Since we opened our doors, we have assessed and treated many high school and adult recreational golfers near Saint Johns, Florida with musculoskeletal limitations pain! It’s our goal to get you back into the course pain-free with better mobility!

Getting Your Golfer's Elbow Evaluated

The golf swing is a total body movement that requires you to have fluid motion, flexibility, and stability from many of your joints working together with a good timing to create force into the golf ball. However, when one link in the chain is not working correctly then some other link must compensate and pick up the slack for the weak spot.

In the case of most forearm and elbow sports injuries, it is usually because of a lack of mobility in the shoulder, neck, or mid back that the elbow or forearm gets overloaded and the result is pain. When one of these previously mentioned body parts such as the shoulder does not move with the mobility that it should, the elbow is required to move with more mobility and strength than it is used to incapable of. This compensatory situation has the potential to break down the muscles, joints, tendons, ligaments, and nerves of the forearm and elbow.

In the case of golfer’s elbow, the inside of the elbow gets irritated because it is forced to compensate for other parts of the body during the golf swing. It is usually the muscles and tendons on the inside of the elbow that create this muscle strain or tendinitis known as golfers’ elbow.

Treating Golfer's Elbow in Saint Johns, Florida

There is local therapy that can be done on the form and elbow specifically to reduce pain and improve mobility around the joint. This can include manipulation (spinal and extremity adjustments) and manual therapies directed to the soft tissues that can include sports cupping and massage guns! The forearm and elbow should also be loaded in terms of exercises and stretches so that the resiliency and capacity of the tissues are increased. This will help prevent future injury.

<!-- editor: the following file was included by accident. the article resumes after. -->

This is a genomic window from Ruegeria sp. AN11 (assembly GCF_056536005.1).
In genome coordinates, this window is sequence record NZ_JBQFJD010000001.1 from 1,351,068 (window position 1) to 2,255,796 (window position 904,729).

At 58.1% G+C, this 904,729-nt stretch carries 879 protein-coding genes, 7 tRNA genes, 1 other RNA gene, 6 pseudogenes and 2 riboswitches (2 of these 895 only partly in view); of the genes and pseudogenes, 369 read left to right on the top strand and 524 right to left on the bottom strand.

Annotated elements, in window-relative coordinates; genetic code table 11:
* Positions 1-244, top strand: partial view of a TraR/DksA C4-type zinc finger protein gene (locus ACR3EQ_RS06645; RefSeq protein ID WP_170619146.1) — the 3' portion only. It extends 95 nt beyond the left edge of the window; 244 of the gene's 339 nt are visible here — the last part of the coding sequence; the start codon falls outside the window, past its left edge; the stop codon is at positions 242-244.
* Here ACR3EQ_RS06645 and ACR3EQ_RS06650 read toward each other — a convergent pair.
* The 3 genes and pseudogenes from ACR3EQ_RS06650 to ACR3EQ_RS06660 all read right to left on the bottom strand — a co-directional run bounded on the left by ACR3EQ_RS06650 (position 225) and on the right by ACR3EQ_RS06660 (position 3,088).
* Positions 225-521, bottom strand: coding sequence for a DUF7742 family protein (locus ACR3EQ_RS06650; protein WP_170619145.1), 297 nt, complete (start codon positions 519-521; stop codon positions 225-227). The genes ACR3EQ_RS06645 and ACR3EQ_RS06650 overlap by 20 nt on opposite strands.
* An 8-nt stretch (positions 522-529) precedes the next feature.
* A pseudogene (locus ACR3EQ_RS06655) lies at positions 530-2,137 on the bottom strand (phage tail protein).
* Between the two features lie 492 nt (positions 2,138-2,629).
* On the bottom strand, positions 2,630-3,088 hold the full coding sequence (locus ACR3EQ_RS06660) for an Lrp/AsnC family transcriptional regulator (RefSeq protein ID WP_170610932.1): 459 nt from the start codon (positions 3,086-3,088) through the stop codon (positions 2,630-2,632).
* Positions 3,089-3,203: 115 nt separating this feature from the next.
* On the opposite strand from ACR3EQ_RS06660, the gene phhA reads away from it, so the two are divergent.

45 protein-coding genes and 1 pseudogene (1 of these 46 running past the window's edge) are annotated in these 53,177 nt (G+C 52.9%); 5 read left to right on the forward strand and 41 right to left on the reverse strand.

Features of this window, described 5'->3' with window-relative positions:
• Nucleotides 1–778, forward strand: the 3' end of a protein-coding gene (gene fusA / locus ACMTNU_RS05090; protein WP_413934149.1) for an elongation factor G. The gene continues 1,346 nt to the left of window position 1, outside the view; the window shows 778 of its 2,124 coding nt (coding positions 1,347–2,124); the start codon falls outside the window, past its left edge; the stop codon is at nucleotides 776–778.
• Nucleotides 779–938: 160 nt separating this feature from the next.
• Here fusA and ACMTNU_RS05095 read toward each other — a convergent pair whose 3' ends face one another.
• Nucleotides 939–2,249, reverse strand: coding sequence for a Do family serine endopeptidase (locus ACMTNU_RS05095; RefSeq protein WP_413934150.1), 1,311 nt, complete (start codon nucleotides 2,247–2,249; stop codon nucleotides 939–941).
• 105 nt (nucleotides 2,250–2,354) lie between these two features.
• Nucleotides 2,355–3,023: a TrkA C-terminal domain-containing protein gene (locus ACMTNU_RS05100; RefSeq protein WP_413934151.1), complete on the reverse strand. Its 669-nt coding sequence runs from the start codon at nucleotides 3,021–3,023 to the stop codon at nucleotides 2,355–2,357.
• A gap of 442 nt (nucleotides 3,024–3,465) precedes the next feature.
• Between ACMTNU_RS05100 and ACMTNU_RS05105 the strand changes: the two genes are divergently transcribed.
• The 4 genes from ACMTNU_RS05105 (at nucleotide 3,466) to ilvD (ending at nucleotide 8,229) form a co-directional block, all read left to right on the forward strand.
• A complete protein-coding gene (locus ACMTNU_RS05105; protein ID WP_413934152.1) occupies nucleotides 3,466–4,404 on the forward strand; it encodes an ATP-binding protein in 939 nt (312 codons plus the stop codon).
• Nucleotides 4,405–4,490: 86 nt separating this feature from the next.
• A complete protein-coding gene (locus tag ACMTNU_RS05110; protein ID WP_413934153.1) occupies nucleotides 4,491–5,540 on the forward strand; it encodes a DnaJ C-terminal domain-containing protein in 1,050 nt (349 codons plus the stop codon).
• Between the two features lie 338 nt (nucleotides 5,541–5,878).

Therapy should also be directed to the areas that caused the initial issue like the shoulder, neck, and mid back. Improving mobility in these areas will also help prevent future golf injuries to the forearm and elbow and also to other areas of the body. Your best local sports chiropractor will be able to properly assess and treat golf related injuries to the elbow and forearm!

Do you need a golf injury specialist in Northeast Florida? Contact us today at 904-217-7078!


  1. McHardy A, Pollard H, Luo K. One-year follow-up study on golf injuries in Australian amateur golfers. Am J Sports Med. 2007 Aug;35(8):1354-60. doi: 10.1177/0363546507300188. Epub 2007 Mar 26. PMID: 17387218.
  2. Murray AD, Daines L, Archibald D, Hawkes RA, Schiphorst C, Kelly P, Grant L, Mutrie N. The relationships between golf and health: a scoping review. Br J Sports Med. 2017 Jan;51(1):12-19. doi: 10.1136/bjsports-2016-096625. Epub 2016 Oct 3. PMID: 27697939; PMCID: PMC5256129.